Patrick J. CORCORAN, Plaintiff and Appellant, v. CITY OF LOS ANGELES, a municipal corporation, et al., Defendants and Respondents.
This is an appeal from an order ‘denying plaintiff's motion for leave to renew motion to vacate judgment * * * and from the order of the court on the same’.
Appellant is not an attorney at law and is attempting to represent himself, and being unfamiliar with the law and writing of briefs, there are, as a consequence thereof, many pages of matter in the briefs which are wholly out of place and incompetent in this proceeding.
In September of 1954, the plaintiff filed a proceeding in manduamus to compel the City of Los Angeles to reinstate him to a position from which he had been discharged on June 18, 1952. A judgment of dismissal was entered on October 26, 1954, following the sustaining of respondents' demurrer to the appellant's first amended complaint. An appeal was taken from that judgment and on November 9, 1955, in Corcoran v. City of Los Angeles, 136 Cal.App.2d 839, 289 P.2d 556, the trial court was affirmed. In the opinion just mentioned it is said (136 Cal.App.2d at page 841, 289 P.2d at page 557):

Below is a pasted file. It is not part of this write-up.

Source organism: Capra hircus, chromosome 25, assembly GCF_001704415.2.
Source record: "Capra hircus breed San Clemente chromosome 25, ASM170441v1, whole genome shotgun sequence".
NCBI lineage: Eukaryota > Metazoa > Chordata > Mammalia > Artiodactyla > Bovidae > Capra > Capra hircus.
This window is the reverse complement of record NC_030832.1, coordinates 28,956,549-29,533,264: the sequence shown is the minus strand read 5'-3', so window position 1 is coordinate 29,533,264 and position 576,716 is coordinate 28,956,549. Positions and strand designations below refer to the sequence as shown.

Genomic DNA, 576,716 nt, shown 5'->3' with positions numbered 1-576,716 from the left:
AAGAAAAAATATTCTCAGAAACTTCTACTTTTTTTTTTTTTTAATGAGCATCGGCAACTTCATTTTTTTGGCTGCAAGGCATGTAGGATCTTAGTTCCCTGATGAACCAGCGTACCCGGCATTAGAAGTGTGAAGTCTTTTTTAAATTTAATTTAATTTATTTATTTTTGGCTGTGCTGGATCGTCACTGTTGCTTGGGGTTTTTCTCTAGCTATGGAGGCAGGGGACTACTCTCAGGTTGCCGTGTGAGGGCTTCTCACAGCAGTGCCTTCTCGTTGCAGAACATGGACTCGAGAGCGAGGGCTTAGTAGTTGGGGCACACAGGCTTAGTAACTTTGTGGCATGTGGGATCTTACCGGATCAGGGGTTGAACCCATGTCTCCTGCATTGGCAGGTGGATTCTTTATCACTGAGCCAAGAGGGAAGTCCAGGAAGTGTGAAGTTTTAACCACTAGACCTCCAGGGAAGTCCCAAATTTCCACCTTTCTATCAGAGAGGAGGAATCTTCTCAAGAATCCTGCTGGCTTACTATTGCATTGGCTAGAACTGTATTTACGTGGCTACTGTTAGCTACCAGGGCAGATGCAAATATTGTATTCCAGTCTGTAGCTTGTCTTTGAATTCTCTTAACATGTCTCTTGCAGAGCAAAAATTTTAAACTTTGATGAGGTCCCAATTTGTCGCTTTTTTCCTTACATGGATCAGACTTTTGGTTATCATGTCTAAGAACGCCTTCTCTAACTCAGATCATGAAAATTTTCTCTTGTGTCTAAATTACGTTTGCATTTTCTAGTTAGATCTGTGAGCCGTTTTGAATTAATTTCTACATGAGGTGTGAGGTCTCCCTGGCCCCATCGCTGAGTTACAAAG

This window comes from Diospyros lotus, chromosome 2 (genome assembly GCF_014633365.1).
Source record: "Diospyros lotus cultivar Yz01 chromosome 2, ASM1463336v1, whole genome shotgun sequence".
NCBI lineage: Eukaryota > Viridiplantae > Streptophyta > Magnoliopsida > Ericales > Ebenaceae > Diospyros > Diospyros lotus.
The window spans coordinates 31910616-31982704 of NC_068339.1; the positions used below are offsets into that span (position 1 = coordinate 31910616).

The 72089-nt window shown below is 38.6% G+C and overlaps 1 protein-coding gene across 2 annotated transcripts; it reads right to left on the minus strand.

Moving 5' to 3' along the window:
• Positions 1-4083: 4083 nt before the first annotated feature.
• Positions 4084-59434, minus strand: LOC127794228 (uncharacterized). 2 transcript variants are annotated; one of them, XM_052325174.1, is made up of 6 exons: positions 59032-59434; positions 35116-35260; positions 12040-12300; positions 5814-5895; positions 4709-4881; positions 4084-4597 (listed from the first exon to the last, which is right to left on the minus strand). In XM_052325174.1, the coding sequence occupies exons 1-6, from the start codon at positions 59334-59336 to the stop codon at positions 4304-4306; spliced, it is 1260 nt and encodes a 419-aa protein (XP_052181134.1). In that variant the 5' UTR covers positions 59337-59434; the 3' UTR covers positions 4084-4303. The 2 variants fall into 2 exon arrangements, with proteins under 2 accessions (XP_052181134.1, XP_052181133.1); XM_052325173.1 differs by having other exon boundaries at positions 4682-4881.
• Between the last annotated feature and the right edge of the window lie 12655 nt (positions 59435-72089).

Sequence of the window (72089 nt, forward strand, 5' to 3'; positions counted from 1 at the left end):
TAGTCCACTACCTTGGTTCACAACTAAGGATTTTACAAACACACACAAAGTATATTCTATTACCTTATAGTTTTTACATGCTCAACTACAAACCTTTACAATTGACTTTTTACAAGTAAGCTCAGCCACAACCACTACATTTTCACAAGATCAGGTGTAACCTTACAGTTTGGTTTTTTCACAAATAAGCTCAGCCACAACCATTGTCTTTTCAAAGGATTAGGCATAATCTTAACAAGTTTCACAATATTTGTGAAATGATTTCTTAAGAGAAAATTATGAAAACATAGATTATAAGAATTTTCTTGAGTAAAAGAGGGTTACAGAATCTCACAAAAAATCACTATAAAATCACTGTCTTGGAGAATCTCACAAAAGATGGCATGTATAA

‘The instant action was filed September 1, 1954. The trial court sustained the demurrer on the ground that the amended complaint failed to allege any facts showing a reason for the delay in instituting the action and therefore laches barred plaintiff's alleged cause of action.
‘This is the sole question necessary for us to determine:
‘Did the amended complaint show upon its face that plaintiff's cause of action was barred by laches?
During all of the time up to the decision in the District Court of Appeal, appellant was represented by competent counsel.